Though the policy of ‘Macedonization’ of Pirin region lasted for about two years only, it influenced immensely Bulgarian ‘Macedonian’ policy and nationalism. The recognition of the existence of Macedonian nationality has had far-reaching outcomes; it seriously breached one of the corner stones of Bulgarian nationalism, namely that Macedonians are Bulgarians, thus putting Bulgarian nationalism in a defensive position. With the recognition of the People’s Republic of Macedonia within the Yugoslav Federation, Bulgaria had to accept (at least officially) the geographical denomination ‘Macedonian’ as a national one.
As a whole, the second period was marked by the absence of consistent official attitude to the Macedonian question, the policy sweeping from on extreme to another. Thus, after the recognition of Macedonian nationality and its imposition on the population in Pirin region in late 40s, the 1956 April Party Plenum revised the recognition of the existence of Macedonian nation. Ultimately, it appeared that in Bulgaria the Yugoslav Republic of Macedonia had been generally recognized as a political entity with a predominantly Bulgarian population, despite the claims for Macedonian identity.
Thus, a strange duality was established. On the one hand, far from expressing any territorial claims (Bulgaria had to comply with the discipline of the Cold War), officially Bulgaria preferred to keep mum. Externally, the ‘Macedonian question’ was not raised in any substantial way. Internally, there was no official propaganda on the issue; school textbooks provided scanty historical facts; cultural activities of Macedonian refugees’ organizations were constantly suppressed. Still, throughout the period historical researches on the issue were not banned. Though they remained largely unpopular, it was those scientific activities together with family histories of hundreds Bulgarian descendents from Macedonian refugees, which preserved and kindled the attention towards ‘Macedonian issue.’ In short, Bulgarian part of “Macedonian question” was ‘frozen’ rather than solved.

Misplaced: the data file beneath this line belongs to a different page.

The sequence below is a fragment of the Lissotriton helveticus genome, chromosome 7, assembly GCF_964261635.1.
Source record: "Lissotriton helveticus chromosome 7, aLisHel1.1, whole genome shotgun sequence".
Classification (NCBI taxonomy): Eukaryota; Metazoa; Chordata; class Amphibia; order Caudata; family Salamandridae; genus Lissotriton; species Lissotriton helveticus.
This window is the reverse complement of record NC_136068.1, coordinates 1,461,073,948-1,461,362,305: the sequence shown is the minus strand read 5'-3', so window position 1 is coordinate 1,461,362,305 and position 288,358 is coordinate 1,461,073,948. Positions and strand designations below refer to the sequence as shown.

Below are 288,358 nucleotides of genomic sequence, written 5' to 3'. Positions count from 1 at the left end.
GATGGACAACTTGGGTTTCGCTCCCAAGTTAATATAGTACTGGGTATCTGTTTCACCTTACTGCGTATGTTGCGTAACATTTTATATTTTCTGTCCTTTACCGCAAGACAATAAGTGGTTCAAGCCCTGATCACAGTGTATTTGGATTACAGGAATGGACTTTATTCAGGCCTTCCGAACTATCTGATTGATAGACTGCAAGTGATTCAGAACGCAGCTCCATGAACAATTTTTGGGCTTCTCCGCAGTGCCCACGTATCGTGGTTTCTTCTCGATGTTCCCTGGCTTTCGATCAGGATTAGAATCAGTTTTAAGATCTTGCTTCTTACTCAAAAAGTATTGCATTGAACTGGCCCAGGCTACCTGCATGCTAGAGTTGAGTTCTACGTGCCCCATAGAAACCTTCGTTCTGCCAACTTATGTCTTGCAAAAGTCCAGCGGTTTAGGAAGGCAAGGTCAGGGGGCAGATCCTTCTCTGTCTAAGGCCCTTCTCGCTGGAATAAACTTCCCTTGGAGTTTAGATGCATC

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1. In historical perspective, Bulgarian nationalism is pertinent to and stems from the Bulgarian national question. Being a family member of Balkan nationalisms, it has distinguishable though interrelated internal and external dimensions. Both have been linked to the extreme heterogeneity of the Balkan population in terms of ethnicity, religion, and/or language and to the exclusivist and “ethnic” understanding of “nation” and “nation-state” on the Balkans. The former is related to (the problems of) ethnic, religious and linguistic variety within the respective state boundaries, while the latter concerns states’ irrendeta, or the territories outside respective states, considered to be inhabited by ethnic co-nationals.